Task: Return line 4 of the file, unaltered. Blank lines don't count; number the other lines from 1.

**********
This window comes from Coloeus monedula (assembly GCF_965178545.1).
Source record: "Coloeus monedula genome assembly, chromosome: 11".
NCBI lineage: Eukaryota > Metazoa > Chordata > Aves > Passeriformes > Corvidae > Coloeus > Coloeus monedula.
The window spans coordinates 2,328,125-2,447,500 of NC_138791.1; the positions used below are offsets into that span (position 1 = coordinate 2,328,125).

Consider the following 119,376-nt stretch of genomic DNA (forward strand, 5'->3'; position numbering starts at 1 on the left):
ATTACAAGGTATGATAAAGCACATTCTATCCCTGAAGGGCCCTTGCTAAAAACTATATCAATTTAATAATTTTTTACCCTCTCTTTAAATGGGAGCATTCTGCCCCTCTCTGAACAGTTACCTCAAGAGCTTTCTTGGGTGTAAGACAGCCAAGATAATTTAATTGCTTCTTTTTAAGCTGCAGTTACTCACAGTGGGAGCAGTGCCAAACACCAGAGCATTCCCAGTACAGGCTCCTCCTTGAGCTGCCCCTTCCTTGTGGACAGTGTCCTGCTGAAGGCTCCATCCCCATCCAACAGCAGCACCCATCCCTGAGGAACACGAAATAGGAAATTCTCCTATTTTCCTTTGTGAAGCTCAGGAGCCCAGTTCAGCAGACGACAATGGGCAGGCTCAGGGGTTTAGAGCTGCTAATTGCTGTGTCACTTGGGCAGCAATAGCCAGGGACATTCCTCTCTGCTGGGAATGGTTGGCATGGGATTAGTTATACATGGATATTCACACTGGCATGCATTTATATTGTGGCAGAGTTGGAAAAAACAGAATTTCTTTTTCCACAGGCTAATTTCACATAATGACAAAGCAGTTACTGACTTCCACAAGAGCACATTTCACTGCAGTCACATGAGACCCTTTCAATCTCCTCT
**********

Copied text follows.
The window spans coordinates 2,328,125-2,447,500 of NC_138791.1; the positions used below are offsets into that span (position 1 = coordinate 2,328,125).